I’ve avoided writing a story on the Washington Square chess hustlers because they are almost too obvious. Many of them are homeless, or borderline homeless. But they are the smartest homeless people in the world. A lot of them are drug addicts. They are all eccentric. When you walk by the chessboards, they call out to you, trying to convince you to “take a shot.” The starting wager is $2 a game. I’ve never played. But I imagine, like all hustlers, they let you win the $2 game. They probably even let you win the next $2 game. Then, reluctantly, they allow you to raise the wager to $20. That’s when they beat you in 90 seconds.
No book is dangerous in and of itself. A book is only a collection of words in a certain order, pages, screens, a sequence of ideas. Ideas alone can never hurt us. People only make ideas dangerous by fearing and hating them, and by vilifying and persecuting those who disagree with them. In this way, the association of a writer with his ideas can be very dangerous, even deadly. You stand a reasonably good chance of denying ever having read a book, but it’s a great deal harder to hide from having written one.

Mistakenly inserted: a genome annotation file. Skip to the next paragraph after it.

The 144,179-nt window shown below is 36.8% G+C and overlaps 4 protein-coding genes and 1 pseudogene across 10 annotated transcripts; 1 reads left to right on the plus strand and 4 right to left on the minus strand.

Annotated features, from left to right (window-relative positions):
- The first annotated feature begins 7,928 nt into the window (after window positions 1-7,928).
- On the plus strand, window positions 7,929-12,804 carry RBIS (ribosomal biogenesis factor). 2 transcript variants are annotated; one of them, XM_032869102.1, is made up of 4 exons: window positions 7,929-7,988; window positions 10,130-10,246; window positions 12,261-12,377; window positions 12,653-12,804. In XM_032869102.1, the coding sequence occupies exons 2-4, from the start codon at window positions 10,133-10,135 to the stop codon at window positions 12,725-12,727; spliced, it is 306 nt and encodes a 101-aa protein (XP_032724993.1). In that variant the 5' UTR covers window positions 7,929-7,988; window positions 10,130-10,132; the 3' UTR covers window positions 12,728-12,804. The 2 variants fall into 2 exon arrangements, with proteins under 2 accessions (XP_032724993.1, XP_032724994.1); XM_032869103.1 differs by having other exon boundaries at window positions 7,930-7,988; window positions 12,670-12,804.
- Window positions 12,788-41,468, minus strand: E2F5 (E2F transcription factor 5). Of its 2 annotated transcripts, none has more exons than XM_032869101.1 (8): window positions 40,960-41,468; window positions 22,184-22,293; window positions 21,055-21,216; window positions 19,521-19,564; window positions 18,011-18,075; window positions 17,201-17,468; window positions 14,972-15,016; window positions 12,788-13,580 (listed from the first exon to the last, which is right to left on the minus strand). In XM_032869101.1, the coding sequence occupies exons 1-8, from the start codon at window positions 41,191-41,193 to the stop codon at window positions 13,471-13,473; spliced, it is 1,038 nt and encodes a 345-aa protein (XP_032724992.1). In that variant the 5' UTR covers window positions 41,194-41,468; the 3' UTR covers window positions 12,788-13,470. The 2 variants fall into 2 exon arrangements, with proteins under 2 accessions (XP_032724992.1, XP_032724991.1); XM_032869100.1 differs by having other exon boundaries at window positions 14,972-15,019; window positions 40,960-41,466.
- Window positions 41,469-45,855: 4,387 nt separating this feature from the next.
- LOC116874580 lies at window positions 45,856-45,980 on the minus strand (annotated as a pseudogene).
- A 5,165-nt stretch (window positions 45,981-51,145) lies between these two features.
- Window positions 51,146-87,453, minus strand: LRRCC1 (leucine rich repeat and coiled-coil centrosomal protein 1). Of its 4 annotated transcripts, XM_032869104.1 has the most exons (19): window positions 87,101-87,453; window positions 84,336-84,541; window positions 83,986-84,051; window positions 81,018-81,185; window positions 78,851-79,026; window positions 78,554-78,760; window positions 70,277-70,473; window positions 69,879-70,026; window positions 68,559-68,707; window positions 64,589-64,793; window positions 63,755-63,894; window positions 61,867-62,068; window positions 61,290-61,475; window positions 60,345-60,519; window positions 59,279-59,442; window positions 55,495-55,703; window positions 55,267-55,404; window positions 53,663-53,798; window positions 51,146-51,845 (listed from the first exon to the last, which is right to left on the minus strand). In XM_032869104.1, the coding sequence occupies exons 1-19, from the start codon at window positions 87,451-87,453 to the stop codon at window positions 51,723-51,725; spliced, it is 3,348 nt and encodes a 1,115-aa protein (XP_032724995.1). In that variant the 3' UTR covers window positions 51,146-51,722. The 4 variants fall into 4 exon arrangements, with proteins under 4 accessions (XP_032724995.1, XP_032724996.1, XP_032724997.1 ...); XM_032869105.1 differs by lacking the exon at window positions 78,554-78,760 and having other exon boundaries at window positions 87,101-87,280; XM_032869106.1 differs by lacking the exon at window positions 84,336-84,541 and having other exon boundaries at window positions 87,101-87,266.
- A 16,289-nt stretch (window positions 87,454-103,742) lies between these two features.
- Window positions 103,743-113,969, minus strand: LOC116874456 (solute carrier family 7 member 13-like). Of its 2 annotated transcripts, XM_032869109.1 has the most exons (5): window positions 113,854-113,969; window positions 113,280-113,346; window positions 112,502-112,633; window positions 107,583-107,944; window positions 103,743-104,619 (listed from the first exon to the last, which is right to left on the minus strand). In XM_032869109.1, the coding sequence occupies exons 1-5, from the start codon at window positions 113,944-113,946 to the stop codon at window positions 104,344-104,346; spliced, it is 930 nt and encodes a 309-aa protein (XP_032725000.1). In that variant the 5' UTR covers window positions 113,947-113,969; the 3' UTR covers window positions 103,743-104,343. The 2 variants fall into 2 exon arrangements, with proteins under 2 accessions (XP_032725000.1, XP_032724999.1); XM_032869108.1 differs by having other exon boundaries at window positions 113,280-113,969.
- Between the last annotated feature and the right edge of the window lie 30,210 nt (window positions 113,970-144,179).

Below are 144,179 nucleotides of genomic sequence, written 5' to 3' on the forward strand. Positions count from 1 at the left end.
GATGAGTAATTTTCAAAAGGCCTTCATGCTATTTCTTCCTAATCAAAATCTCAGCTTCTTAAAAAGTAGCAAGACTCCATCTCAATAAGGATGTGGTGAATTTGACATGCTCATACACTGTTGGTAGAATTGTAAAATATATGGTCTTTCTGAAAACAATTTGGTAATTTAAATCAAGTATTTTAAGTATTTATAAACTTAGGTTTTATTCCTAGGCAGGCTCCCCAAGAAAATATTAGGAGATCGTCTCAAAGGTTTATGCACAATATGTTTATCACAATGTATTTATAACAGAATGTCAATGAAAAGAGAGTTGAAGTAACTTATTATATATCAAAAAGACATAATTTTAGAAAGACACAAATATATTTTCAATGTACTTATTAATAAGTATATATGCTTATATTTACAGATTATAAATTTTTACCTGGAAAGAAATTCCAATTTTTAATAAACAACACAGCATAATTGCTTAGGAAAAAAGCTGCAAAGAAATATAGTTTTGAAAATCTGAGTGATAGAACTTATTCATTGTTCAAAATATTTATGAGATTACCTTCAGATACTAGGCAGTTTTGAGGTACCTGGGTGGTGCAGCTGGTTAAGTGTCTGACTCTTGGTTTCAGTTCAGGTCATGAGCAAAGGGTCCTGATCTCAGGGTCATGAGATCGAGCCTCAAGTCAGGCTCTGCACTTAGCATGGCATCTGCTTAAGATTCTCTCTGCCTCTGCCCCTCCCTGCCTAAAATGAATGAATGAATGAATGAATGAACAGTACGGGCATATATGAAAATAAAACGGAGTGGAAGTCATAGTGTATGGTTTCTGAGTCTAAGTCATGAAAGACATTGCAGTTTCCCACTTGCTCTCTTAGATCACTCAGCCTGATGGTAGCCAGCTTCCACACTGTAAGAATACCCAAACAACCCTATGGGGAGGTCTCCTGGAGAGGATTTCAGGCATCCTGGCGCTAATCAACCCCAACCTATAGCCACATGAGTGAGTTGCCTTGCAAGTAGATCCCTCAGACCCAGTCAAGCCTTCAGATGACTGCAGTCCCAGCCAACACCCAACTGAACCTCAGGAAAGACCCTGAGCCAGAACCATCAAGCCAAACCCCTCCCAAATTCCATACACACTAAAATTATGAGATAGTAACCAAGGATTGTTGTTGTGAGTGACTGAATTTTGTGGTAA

Beyond this, though, lies the deeper problem for those who imagine that they can write, and yet escape a reckoning. Writers are generally fated to commit the truest parts of themselves to the page, whether they choose to own their work in public or not. That is the ultimate vulnerability, and it is inescapable."